At the end of Return of the King, Frodo is faced with the most important decision of his life:
Keep the Ring or let it go.
Even though the Ring was evil incarnate and would only lead to the darkest places imaginable, Frodo still resisted. Frodo wasn’t able to let go of the Ring even though, in his right mind, he would have known it was clearly the best course of action.
Unfortunately the inability to let go isn’t exclusive to Hobbits.
At some point we all have difficulty letting go, even when that to which we’re clinging is harmful or dangerous.
When faced with the reality that Sodom and Gomorrah were going to be destroyed, Lot had the same problem as Frodo. He saw firsthand the wickedness of the cities, knew that judgment was coming, yet still hesitated. He wasn’t ready to let go.
With the coming of dawn, the angels urged Lot, saying, “Hurry! Take your wife and your two daughters who are here, or you will be swept away when the city is punished.” When he hesitated, the men grasped his hand and the hands of his wife and of his two daughters and led them safely out of the city, for the LORD was merciful to them. – Genesis 19:15-16
The best course of action for Lot was to let go. He needed to leave the city, leave the situation and move on to something better.
When I read that passage I can’t believe that Lot would be willing to hold on to something and stay someplace he knew was harmful. Yet, when I examine my own life, I’m the same exact way.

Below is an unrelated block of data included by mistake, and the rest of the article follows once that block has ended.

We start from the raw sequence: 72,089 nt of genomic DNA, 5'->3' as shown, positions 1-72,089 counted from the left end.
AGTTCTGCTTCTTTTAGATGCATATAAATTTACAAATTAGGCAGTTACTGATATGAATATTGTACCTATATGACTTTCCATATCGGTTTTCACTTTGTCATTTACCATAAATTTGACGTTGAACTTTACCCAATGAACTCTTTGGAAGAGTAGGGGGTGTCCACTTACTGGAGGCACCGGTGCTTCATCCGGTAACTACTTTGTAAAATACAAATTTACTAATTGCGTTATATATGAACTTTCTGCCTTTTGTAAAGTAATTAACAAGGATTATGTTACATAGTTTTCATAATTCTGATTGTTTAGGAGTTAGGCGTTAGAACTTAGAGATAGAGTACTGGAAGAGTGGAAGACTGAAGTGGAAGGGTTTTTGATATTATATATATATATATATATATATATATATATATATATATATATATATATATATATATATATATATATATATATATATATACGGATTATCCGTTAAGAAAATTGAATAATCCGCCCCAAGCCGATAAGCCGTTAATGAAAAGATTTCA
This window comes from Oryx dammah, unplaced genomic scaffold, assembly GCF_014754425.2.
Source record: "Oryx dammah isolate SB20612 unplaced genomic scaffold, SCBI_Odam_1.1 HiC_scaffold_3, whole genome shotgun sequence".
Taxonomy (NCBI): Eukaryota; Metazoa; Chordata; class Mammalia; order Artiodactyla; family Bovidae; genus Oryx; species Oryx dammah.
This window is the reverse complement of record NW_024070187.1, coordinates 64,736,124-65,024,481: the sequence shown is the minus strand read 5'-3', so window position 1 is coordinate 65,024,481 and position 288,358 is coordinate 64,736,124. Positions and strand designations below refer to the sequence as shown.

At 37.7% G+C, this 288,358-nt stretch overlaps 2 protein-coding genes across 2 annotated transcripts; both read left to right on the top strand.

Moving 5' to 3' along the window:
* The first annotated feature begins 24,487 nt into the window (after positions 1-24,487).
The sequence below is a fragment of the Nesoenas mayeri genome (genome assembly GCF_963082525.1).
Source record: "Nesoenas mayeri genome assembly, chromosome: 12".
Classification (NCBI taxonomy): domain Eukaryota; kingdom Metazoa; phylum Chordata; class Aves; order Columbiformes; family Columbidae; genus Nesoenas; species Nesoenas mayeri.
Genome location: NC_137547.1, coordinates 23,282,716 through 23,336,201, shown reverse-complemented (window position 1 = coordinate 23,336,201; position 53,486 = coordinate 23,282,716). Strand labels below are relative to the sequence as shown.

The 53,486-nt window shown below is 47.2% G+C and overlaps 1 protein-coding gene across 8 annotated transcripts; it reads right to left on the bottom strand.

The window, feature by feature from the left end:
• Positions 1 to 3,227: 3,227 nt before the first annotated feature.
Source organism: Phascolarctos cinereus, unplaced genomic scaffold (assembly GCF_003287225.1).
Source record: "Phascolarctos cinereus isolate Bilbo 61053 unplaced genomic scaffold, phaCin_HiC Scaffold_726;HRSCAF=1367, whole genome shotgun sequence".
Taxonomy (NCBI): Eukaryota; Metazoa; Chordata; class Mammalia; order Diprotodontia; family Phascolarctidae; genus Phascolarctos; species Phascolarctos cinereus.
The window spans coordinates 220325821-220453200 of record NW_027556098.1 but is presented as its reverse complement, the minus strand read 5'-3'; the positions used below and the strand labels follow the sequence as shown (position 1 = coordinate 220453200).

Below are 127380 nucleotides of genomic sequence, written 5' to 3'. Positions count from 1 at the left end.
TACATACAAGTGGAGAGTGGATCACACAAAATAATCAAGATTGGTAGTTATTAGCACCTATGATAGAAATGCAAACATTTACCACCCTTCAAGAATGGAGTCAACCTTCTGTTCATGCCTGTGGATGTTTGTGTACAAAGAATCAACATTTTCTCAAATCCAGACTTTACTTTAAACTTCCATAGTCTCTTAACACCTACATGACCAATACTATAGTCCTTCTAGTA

There are sins that I don’t let go.
There are attitudes I don’t let go.
There are habits I don’t let go.
Even though I know my sin and some of my attitudes and habits are hurtful, it’s like I’m standing in my own personal Mount Doom refusing the let them go.
The problem with not letting go of dangerous and harmful things is they not only hurt us but they keep us from experiencing the life God wants for us. God wants to give us an incredible kingdom life but we can’t take hold of it unless we’re willing to let go.
Just like Frodo needed to let go of the Ring.
Just like Lot needed to let go of Sodom.
There’s probably something in our lives which, if we let go, would propel us deeper into the kingdom life for which we were created.
And if we’re not willing to let go, God might send our own personal Gollum to make us.
How has letting go of something in the past opened you up to something greater?